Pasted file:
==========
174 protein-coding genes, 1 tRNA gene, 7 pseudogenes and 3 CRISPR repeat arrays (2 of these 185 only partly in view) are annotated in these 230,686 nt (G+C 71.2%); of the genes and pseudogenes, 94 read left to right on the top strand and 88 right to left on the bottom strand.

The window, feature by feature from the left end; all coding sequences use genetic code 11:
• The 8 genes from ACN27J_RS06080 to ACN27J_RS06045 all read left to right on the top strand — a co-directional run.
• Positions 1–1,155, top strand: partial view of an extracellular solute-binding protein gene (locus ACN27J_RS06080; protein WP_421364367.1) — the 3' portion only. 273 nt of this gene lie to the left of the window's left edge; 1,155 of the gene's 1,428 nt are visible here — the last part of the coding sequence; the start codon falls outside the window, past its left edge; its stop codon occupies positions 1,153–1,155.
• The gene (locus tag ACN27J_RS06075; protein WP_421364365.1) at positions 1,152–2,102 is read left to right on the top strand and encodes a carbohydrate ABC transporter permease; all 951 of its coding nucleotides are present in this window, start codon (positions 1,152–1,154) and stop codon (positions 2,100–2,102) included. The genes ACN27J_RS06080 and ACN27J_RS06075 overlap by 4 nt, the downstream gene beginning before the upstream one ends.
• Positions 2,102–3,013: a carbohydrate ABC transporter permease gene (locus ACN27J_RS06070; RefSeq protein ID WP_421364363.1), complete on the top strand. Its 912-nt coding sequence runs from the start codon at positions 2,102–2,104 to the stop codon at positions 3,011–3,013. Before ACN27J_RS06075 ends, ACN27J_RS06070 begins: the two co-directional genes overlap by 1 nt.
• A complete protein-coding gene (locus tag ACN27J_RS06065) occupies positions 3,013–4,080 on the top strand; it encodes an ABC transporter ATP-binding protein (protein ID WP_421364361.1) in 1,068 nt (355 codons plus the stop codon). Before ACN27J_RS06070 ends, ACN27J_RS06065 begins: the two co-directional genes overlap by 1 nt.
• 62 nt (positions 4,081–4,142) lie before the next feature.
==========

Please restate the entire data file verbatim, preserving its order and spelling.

174 protein-coding genes, 1 tRNA gene, 7 pseudogenes and 3 CRISPR repeat arrays (2 of these 185 only partly in view) are annotated in these 230,686 nt (G+C 71.2%); of the genes and pseudogenes, 94 read left to right on the top strand and 88 right to left on the bottom strand.

The window, feature by feature from the left end; all coding sequences use genetic code 11:
• The 8 genes from ACN27J_RS06080 to ACN27J_RS06045 all read left to right on the top strand — a co-directional run.
• Positions 1–1,155, top strand: partial view of an extracellular solute-binding protein gene (locus ACN27J_RS06080; protein WP_421364367.1) — the 3' portion only. 273 nt of this gene lie to the left of the window's left edge; 1,155 of the gene's 1,428 nt are visible here — the last part of the coding sequence; the start codon falls outside the window, past its left edge; its stop codon occupies positions 1,153–1,155.
• The gene (locus tag ACN27J_RS06075; protein WP_421364365.1) at positions 1,152–2,102 is read left to right on the top strand and encodes a carbohydrate ABC transporter permease; all 951 of its coding nucleotides are present in this window, start codon (positions 1,152–1,154) and stop codon (positions 2,100–2,102) included. The genes ACN27J_RS06080 and ACN27J_RS06075 overlap by 4 nt, the downstream gene beginning before the upstream one ends.
• Positions 2,102–3,013: a carbohydrate ABC transporter permease gene (locus ACN27J_RS06070; RefSeq protein ID WP_421364363.1), complete on the top strand. Its 912-nt coding sequence runs from the start codon at positions 2,102–2,104 to the stop codon at positions 3,011–3,013. Before ACN27J_RS06075 ends, ACN27J_RS06070 begins: the two co-directional genes overlap by 1 nt.
• A complete protein-coding gene (locus tag ACN27J_RS06065) occupies positions 3,013–4,080 on the top strand; it encodes an ABC transporter ATP-binding protein (protein ID WP_421364361.1) in 1,068 nt (355 codons plus the stop codon). Before ACN27J_RS06070 ends, ACN27J_RS06065 begins: the two co-directional genes overlap by 1 nt.
• 62 nt (positions 4,081–4,142) lie before the next feature.